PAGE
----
From the Ancestry
Finding My 1920 People, Part IBy the time this article appears in the Ancestry Daily News, the 1930 census will have been released to the public. Thousands of genealogists will have located various family members on the recently released microfilm and Ancestry.com will already have posted images from the census on their Web site. For many, the location of an ancestor in the 1930 census will not be easy; most states do not have a Soundex. Even when indexes do exist, there will be occasional irregularities arising from phonetic difficulties, handwriting issues, and human error. Those who cannot find their ancestor in an index will still need to manually view the census for the desired location. Failure to locate a relative in the index does not mean the person is not listed in the census.
This week, I'll discuss my attempts to locate some of my children's ancestors in the 1920 census. Even though it has been released for ten years, I still have a few families that I cannot find.
I will be honest. I had it easy with my own ancestors. They were all farmers in rural Illinois, most living on farms still owned by family members today. Finding three of my grandparents in the census was accomplished by simply viewing the census microfilm for the township where the family farm is currently located.
Locating one grandmother was somewhat more difficult, but not a significant problem. My paternal grandmother's family moved between several tenant farms in a four-township area that was split between two counties. While the family moved several times during my grandmother's youth, the moves were concentrated in a ten-mile radius and locating them in 1920 was relatively simple. Locating my wife's grandparents was not as easy.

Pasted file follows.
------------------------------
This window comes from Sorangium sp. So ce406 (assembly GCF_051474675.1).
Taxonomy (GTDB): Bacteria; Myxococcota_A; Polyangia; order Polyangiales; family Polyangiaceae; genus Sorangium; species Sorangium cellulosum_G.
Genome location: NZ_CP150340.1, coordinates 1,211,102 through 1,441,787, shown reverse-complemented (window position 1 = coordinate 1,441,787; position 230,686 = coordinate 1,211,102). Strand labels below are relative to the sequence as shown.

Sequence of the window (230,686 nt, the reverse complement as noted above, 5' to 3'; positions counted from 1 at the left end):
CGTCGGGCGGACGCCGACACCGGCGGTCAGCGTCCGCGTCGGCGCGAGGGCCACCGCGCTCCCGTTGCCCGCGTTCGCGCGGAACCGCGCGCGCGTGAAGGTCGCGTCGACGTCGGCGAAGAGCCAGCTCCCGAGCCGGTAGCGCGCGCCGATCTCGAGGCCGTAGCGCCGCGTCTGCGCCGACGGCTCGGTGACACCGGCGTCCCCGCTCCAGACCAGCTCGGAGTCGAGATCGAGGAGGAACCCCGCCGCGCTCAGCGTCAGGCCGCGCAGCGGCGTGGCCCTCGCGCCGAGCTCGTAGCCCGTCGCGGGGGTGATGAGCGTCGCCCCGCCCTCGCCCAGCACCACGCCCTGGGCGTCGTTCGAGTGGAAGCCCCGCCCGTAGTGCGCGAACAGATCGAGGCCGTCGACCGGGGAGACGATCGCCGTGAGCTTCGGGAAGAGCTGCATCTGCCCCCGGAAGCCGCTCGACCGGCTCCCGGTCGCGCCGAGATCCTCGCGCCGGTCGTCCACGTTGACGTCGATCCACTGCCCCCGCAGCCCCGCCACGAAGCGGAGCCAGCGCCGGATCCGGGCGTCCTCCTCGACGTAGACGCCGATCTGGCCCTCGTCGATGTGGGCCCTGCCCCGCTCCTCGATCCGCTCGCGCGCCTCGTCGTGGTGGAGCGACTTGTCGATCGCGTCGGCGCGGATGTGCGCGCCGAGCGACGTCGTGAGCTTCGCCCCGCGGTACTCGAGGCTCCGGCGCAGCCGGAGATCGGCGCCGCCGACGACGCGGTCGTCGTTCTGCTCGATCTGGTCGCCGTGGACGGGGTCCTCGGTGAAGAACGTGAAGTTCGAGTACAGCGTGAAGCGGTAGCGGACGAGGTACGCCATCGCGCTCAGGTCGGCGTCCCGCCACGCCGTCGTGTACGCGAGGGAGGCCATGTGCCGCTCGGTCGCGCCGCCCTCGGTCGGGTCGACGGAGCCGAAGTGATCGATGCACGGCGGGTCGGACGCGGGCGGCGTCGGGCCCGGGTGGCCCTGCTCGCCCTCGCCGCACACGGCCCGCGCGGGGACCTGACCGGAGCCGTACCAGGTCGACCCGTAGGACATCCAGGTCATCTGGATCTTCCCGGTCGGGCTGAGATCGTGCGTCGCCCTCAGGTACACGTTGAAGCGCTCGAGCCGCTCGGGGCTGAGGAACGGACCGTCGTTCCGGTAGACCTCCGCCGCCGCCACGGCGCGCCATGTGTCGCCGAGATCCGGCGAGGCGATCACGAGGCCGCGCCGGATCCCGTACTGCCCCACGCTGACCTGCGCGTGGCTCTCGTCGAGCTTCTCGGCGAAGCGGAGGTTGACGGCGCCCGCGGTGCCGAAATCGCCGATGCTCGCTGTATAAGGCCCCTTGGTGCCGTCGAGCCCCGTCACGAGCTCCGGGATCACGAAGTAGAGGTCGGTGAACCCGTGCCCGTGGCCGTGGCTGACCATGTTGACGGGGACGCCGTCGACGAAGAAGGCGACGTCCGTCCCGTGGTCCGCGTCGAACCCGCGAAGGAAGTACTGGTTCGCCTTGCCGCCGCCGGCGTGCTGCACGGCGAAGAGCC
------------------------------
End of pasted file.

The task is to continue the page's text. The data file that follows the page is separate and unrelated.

My Wife's Grandmothers
My wife's grandmothers were both living in cities, one in Rock Island, Illinois, and one likely in Chicago. When I located my wife's grandmother in the 1920 Rock Island census, I did not have access to the 1920 Illinois Soundex and did not want to view the entire census for the city of Rock Island. I needed the residential address for my wife's grandmother's family in 1920. The Rock Island city directory for 1919 was used. The father, Henry Mortier, was quickly located in the directory. Armed with an address, my search of the census was significantly easier. Had I not located the family this way, I would have located a 1920 directory address and tried that as well.